For you created my inmost being;

   you knit me together in my mother’s womb.

I praise you because I am fearfully and wonderfully made;

   your works are wonderful,

   I know that full well.

—Psalm 139:13–14

Psalm 139, considered by many to be the most beautiful of all the psalms of David, exudes amazement, praise, and devotion. Although human pride and vanity often keep us from looking beyond ourselves when we read those poignant words, the Bible tells us that every living being was perfectly created by God. He alone knows every one of us. He alone formed us, including the majestic animals who fill the land, sea, and sky. God’s glory and the sheer wonder of all He made are everywhere.

brown and white sea turtle swimming in crystal blue water

Sea turtles’ internal compass is so accurate that they can find their way across thousands of miles back to the beach where they were born to lay their own eggs many years later. Desert-dwelling ants don’t have familiar sights such as plants and trees to help them find their way home. So when they leave their nest, they count their steps, keeping track of which way they turn, how fast they’re going, and how much time has passed. Then they use math to figure out the fastest route back home across the scorching sand.

Arctic terns migrate from the North Pole to the South Pole—almost 12,500 miles—navigating to and from the exact same spots every year. During the Great Migration, 200,000 zebras, 400,000 gazelles, and more than 1.5 million wildebeests make a 500-mile journey in a giant circle through the Serengeti following the seasonal rains. They finish just in time to start the trek again.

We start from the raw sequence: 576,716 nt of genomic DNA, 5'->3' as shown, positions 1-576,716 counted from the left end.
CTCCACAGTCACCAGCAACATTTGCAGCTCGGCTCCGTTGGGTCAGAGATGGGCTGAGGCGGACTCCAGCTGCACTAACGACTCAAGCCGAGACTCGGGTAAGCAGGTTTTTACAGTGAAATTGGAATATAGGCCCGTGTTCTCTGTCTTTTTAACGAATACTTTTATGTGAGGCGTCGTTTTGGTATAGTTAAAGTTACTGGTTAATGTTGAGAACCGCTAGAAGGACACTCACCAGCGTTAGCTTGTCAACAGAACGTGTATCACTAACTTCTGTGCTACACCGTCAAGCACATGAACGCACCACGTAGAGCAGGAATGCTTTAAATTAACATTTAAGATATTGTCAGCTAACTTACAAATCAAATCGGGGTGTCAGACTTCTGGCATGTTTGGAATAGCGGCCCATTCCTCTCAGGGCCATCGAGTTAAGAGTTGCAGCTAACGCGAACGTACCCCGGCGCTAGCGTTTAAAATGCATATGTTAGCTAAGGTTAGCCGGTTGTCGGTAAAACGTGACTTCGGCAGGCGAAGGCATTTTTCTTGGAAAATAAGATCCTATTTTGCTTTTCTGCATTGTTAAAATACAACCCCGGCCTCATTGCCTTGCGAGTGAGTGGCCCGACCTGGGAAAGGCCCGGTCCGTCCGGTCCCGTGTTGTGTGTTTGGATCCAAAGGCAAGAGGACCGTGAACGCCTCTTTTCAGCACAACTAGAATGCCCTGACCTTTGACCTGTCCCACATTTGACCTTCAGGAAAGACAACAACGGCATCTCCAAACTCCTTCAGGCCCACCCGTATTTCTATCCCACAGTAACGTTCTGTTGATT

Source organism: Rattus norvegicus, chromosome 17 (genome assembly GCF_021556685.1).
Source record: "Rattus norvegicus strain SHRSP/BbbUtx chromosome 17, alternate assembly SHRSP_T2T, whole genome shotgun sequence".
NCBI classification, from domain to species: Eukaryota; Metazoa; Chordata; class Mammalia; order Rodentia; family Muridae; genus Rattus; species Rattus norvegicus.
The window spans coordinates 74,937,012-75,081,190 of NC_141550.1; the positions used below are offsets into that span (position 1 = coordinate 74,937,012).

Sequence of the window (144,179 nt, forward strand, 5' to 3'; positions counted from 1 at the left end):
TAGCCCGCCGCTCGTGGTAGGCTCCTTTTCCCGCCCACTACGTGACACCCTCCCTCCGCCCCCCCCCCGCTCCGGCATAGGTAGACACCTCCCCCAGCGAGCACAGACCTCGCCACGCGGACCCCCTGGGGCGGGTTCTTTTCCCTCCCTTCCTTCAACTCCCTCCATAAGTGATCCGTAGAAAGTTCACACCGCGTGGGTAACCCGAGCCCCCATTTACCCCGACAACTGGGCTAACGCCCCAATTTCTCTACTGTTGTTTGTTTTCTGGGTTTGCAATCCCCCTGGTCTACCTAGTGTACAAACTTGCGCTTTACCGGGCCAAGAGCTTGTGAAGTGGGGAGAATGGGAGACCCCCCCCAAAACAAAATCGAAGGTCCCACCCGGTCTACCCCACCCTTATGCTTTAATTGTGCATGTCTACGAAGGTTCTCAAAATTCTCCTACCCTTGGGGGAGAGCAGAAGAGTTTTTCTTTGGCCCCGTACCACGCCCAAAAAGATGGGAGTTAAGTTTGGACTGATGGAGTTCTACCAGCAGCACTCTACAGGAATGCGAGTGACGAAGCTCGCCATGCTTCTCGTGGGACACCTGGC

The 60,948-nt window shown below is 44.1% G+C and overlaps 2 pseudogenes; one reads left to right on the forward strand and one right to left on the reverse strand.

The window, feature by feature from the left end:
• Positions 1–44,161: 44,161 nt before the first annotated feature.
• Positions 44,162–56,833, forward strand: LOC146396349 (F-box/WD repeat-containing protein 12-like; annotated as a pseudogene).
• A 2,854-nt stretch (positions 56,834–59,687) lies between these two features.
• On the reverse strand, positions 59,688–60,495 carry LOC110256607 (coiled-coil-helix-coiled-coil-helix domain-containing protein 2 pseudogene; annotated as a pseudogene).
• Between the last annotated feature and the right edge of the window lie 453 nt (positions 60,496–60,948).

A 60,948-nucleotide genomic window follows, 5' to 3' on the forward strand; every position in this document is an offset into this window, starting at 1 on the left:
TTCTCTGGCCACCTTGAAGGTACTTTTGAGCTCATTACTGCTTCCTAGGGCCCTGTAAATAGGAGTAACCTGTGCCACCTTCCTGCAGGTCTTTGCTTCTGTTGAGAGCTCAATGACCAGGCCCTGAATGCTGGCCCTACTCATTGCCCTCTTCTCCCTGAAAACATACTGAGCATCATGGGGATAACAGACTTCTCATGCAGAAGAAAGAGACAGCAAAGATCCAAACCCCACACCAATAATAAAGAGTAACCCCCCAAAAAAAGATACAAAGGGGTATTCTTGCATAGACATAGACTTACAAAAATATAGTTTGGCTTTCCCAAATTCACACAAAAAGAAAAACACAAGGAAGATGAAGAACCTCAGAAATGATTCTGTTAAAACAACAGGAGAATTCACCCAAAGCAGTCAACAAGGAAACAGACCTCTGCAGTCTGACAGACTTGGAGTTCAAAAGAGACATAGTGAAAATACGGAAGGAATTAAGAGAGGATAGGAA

twenty plus wildebeests migrating toward a watering hole to drink

Mice love to sing, and they do so at pitches that are too high for humans to hear. When Brazilian torrent frogs communicate, they make a multitude of different sounds, wave their arms, and even dance. Dolphins string together whistles and clicks to communicate, and since they can feel sound waves in the water, they even tickle each other from a distance by buzzing. Many species of songbirds hold “song schools” for the babies in their flocks. Human ears can detect only some of the pitches, but researchers with special recording equipment have found that the songs can be so complex that they’re comparable to orchestral music.

Japanese pufferfish create intricate artworks on the sea floor.

Chickens and turkeys start teaching their precious babies how to communicate while they’re still inside their shells, clucking softly to them so they will recognize their mother’s voice in case they ever become separated after they’ve hatched. Mother pigs sing gently to their piglets to soothe them, and when adult pigs hear a pig in distress, they run toward them—several have even saved the lives of humans and other animals.

Some crabs live by the commandment “Love your neighbor.” If an intruder tries to take over a male Australian fiddler crab’s burrow, his male neighbor will leave his own burrow to help fend off the thief. Cruel experiments have shown that rats choose to starve rather than allow another rat to be electroshocked, enduring suffering themselves because they refuse to harm someone else. Humans rarely act out of such Christ-like selflessness for the benefit of other sentient beings.

The remarkable God-given abilities of other species often exceed those of humans—they are indeed “fearfully and wonderfully made.”

Many Bible verses tell us that all of creation has one purpose: to praise and glorify the Lord (Psalm 150:6, Job 12:7–10, Psalm 69:34, Isaiah 42:10). Humans deny other animals the opportunity to fulfill this purpose by abusing, exploiting, and killing them. But we must end this exploitation if we’re ever to usher in the restoration of God’s peaceable kingdom (Isaiah 11:6–9, Hosea 2:18).

Let’s leave other animals to enjoy their lives on their own terms so that “the birds of the heavens,” “the fish of the sea,” and “all that moves in the field” may freely and joyfully glorify their creator.

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